The month of March is unlike any other in the tennis calendar outside of the slams, a four week bubble featuring two fortnightly tournaments whose scale and prestige are almost equal to the big four.
It means a great deal to win either Indian Wells (now BNP Paribas Open) and Miami (Sony Ericsson Open), being premier events of course. Bigger player fields and the added mental factor of a two-week-long tournament all adds to the challenge.
In the Women’s game especially, Indian Wells offered the more formulaic results if you will, at least compared to the following fortnight. Murray’s early loss was a shock true, but the remaining ‘Big 3’ stayed true to form and filled the semi-final spots.
A heroic effort then from John Isner, who seems to be enjoying fellow American Mardy Fish’s struggles – conquering the Serbinator to reach the final. Yes there were the telltale tiebreakers lingering in the score-line, but Djokovic was fully fit and looking good, an important and relevant victory.
But it was Roger Federer’s tournament, his semi-final demolition of Rafa echoing that stunning Tour Ending championships win last November. Rolling back the years, the Fed pulled of some magical shots in the windy conditions. Well worth staying awake at two in the morning for!
A tired Isner forced another tiebreak in the final, but Roger kept his nerve to prevail.
The women’s competition saw Victoria Azarenka extend her reign as the girl to get this year. As this entry on Jonathan Overend’s BBC blog studies, the Belarusian seems completely free from the pressures of a major-winning, ranking topping 22 year old. We have seen this attitude before of course with Ivanovic – albeit briefly – Azarenka is clearly made of sterner stuff however.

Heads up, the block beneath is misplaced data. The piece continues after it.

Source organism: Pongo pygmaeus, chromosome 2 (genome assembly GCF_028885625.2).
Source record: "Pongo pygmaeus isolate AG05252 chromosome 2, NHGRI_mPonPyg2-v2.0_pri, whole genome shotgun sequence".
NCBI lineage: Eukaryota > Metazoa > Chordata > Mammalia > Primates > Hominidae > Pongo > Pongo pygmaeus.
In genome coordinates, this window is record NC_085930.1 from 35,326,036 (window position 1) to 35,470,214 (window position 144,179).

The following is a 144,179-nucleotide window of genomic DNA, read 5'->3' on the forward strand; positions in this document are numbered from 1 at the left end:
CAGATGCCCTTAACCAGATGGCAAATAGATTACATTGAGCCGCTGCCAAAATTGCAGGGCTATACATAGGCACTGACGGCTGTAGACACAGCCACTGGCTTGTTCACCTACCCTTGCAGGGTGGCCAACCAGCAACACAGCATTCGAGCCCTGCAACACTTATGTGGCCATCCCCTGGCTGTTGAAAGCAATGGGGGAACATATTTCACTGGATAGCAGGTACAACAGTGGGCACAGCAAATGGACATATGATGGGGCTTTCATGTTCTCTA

I still cannot warm to her on-court, but off it she is a worthy ambassador and champion.
Perhaps though the star of March was Azarenka’s victim in the Florida final, Agnieska Radwanska has quietly been knocking on the door of greatness for a few years now.
Her thrashing to Azarenka proved the perfect starting block for success in Miami, scything her way through another quality field (the enigmatic Bartoli snuffing out the threat of Azarenka earlier on) finishing with a particularly impressive victory over the in-form Sharapova. Worth noting that this has been a strange but invaluable three months for Maria, the nearlywoman at every major tournament this year should hold her in good stead for a Slam victory later on.
Finally, it was Djokovic who triumphed in Miami over a resurgent Murray who should be gladdened despite another cakewalk to the final thanks to walkovers aplenty. A tired Federer losing to Andy Roddick for only the third time. The American veteran deserved better than his exit the following round.
Indeed, he more than deserves his solitary Slam title.
BNP Paribas Open
Indian Wells, U.S.A. Hard
Singles: Roger Federer
Doubles: Rafael Nadal, Marc Lopez
Sony Ericsson Open
Miami, U.S.A. Hard
Singles : Novak Djokovic
Doubles : Radek Stepanek, Leander Paes
Indian Wells, CA-USABNP Paribas Open
Huber, Liezel / Raymond, Lisa
Sony Ericsson Open
Kirilenko, Maria / Petrova, Nadia
Pics from ATP and WTA official sites